Muslim leaders in Newport have preached sermons backing law and order to tackle extremist Islamists who have tried to recruit their worshippers.
Imams at the city's seven mosques co-ordinated their efforts to speak out against radicals after Friday prayers.
The lectures included reading from a leaflet, called What Does Islam Say, aimed at contradicting views which cite Islam as approving violence.
Newport has a worshipping Muslim population of about 2,000.
The anti-terror readings come weeks after two young men from nearby Cardiff were arrested in Kenya and quizzed as they tried to cross into Somalia.
The father of one of the pair claimed at the time that his 18-year-old son had been "brainwashed" into believing he was going to fight a holy war in conflict-ravaged Somalia.
Vocal radical groups, with members from Cardiff, have been spotted in Newport in the past few months, said Sheik Mohammad Tahir Ullah, chairman of the Shah Poran Jame Mosque.
"There have been incidents in the past three to six months of radical groups coming to Newport and leaflet dropping and trying to preach and take hold in Newport," said Bangladesh-born Sheik Ullah.
He said his worshippers were also targeted last year by five extremists who tried to hand out leaflets at the building.
The group were challenged by men from the mosque and were told they were not welcome, he said.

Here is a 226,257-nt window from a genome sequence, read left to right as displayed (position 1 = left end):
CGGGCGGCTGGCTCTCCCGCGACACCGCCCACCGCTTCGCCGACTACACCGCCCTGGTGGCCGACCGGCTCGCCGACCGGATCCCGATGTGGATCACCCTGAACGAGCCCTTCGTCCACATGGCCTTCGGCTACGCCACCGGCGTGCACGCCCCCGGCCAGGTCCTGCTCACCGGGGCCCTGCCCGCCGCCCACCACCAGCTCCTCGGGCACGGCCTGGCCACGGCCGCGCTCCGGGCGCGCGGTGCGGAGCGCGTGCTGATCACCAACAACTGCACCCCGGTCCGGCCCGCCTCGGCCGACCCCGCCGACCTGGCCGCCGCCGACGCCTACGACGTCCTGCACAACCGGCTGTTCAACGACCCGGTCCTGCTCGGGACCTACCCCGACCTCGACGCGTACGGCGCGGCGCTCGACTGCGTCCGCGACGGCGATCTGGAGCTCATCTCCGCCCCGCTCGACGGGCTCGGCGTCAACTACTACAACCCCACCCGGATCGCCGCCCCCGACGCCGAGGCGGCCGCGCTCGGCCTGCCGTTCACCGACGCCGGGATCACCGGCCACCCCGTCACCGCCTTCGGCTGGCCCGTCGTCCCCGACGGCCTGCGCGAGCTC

"They came to our mosque to distribute leaflets. We stopped them distributing.
"They said on the leaflet you don't have to vote, voting is forbidden. That's not right. They said because there is no Sharia law in this country, they can commit crimes. That's wrong.
"The Koran says you have to obey the law of the land and that's that and all about it. The police were called and the police told them to go because they were not welcome."
He said: "There is no place in Islam for extremism."
The Shah Poran Jame is one of five mosques for Sunni worshippers in Newport. Followers of Shia have two mosques.
This week saw the Shia Muslim festival of Ashura - the most important day in the Shia calendar.
It was marked with a procession by the city's Shia community, the only annual procession of its kind in Wales.
The leaflet is a joint initiative of the Council of Mosques and Muslim Organisations Newport (Common) and the Newport Prevent Delivery Group (NPDG), part of a Home Office strategy to tackle extremism.
Launched in June, it is backed by a wide range of Muslim scholars and the Prevent delivery strategy.
The 10-minute readings took place on Friday lunchtime simultaneously at the seven mosques in Newport following daily prayers.
The initiative is being supported by Gwent Police.
Hate crime officer, Mike Davies, co-chairman of the NPDG, said the mosque leaders were taking to task the arguments promoted by Muslim extremist groups.
"This will send out a clear message that true Muslims reject extremism and know that the indiscriminate use of violence is forbidden," he said.
"This gesture is extremely welcome in Newport and I applaud the local Muslim community for working so closely with Gwent Police and Newport City Council to prevent the possibility of extremist groups influencing the outlook of young Muslims in the city.
"The local community are aware of this. They don't want these groups and people spouting what they they say about terrorism and religion to the people and the young people of Newport."